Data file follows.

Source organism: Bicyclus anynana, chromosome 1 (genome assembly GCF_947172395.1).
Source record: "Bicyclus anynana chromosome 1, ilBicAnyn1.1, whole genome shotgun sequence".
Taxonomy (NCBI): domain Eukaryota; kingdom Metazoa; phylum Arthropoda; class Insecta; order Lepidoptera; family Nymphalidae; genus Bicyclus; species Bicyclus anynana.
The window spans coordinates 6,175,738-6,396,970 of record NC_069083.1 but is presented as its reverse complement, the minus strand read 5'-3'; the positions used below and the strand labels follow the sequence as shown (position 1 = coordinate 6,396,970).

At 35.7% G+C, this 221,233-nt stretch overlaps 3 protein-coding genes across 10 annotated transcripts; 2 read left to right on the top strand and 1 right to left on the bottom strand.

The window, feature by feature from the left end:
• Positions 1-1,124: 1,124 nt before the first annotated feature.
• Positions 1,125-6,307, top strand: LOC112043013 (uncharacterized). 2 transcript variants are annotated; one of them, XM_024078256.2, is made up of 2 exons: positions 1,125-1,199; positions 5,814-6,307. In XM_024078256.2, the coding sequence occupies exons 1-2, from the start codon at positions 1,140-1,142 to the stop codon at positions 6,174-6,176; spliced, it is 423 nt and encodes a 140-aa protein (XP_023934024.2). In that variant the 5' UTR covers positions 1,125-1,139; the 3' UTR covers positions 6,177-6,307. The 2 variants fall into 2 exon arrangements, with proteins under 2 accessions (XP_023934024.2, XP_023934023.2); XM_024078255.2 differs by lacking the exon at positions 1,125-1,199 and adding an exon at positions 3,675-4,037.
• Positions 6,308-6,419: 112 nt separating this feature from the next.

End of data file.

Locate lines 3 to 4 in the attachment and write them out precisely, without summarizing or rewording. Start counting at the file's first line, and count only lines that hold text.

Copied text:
Taxonomy (NCBI): domain Eukaryota; kingdom Metazoa; phylum Arthropoda; class Insecta; order Lepidoptera; family Nymphalidae; genus Bicyclus; species Bicyclus anynana.
The window spans coordinates 6,175,738-6,396,970 of record NC_069083.1 but is presented as its reverse complement, the minus strand read 5'-3'; the positions used below and the strand labels follow the sequence as shown (position 1 = coordinate 6,396,970).